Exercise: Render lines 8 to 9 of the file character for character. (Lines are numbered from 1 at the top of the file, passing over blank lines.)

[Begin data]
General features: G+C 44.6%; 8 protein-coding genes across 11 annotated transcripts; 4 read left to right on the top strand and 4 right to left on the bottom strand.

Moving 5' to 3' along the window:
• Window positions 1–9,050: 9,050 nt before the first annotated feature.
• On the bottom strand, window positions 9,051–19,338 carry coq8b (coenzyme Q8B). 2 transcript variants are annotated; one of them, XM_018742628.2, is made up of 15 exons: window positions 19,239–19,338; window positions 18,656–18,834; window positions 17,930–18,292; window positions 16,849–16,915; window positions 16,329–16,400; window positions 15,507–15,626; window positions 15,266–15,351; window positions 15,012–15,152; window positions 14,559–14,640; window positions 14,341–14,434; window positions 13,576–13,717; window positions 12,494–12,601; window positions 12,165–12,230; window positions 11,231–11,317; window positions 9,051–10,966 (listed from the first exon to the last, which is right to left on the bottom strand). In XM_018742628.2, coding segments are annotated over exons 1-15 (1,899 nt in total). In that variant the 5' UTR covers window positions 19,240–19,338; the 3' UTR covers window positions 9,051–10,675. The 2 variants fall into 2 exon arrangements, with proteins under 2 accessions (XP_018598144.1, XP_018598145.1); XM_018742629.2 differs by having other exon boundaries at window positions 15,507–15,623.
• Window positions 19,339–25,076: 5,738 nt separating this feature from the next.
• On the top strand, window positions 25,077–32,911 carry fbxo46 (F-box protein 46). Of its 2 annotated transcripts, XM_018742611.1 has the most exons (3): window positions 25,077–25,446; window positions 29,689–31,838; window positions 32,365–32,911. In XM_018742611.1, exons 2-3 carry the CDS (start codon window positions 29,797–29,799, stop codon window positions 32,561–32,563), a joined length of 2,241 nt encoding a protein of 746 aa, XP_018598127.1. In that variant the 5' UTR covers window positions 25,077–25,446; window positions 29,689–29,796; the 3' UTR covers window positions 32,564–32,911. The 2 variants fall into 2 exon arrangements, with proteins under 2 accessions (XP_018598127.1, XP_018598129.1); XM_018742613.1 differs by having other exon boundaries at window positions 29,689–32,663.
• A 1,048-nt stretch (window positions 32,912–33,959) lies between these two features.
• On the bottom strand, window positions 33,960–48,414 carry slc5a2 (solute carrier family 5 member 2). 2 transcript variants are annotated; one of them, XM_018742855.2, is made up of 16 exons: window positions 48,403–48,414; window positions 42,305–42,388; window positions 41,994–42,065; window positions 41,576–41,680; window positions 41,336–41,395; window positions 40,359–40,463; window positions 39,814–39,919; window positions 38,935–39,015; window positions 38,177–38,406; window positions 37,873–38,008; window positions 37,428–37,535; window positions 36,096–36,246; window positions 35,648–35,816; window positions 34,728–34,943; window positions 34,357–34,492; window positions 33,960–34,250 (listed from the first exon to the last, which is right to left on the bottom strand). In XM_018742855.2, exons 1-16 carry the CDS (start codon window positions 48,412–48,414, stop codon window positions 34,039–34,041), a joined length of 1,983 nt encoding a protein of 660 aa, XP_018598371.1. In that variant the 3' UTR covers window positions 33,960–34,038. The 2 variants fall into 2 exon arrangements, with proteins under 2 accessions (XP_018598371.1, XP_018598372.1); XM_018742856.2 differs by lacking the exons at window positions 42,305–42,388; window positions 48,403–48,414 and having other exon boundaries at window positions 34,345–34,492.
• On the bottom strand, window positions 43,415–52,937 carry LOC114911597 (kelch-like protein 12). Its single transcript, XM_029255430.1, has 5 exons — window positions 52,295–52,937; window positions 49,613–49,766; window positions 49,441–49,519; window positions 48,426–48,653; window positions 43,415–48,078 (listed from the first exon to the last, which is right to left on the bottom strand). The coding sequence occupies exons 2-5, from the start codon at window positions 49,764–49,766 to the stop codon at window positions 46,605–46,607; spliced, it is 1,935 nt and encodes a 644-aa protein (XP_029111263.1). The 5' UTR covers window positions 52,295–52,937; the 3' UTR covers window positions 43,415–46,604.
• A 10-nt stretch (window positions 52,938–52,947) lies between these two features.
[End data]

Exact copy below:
• On the bottom strand, window positions 33,960–48,414 carry slc5a2 (solute carrier family 5 member 2). 2 transcript variants are annotated; one of them, XM_018742855.2, is made up of 16 exons: window positions 48,403–48,414; window positions 42,305–42,388; window positions 41,994–42,065; window positions 41,576–41,680; window positions 41,336–41,395; window positions 40,359–40,463; window positions 39,814–39,919; window positions 38,935–39,015; window positions 38,177–38,406; window positions 37,873–38,008; window positions 37,428–37,535; window positions 36,096–36,246; window positions 35,648–35,816; window positions 34,728–34,943; window positions 34,357–34,492; window positions 33,960–34,250 (listed from the first exon to the last, which is right to left on the bottom strand). In XM_018742855.2, exons 1-16 carry the CDS (start codon window positions 48,412–48,414, stop codon window positions 34,039–34,041), a joined length of 1,983 nt encoding a protein of 660 aa, XP_018598371.1. In that variant the 3' UTR covers window positions 33,960–34,038. The 2 variants fall into 2 exon arrangements, with proteins under 2 accessions (XP_018598371.1, XP_018598372.1); XM_018742856.2 differs by lacking the exons at window positions 42,305–42,388; window positions 48,403–48,414 and having other exon boundaries at window positions 34,345–34,492.
• On the bottom strand, window positions 43,415–52,937 carry LOC114911597 (kelch-like protein 12). Its single transcript, XM_029255430.1, has 5 exons — window positions 52,295–52,937; window positions 49,613–49,766; window positions 49,441–49,519; window positions 48,426–48,653; window positions 43,415–48,078 (listed from the first exon to the last, which is right to left on the bottom strand). The coding sequence occupies exons 2-5, from the start codon at window positions 49,764–49,766 to the stop codon at window positions 46,605–46,607; spliced, it is 1,935 nt and encodes a 644-aa protein (XP_029111263.1). The 5' UTR covers window positions 52,295–52,937; the 3' UTR covers window positions 43,415–46,604.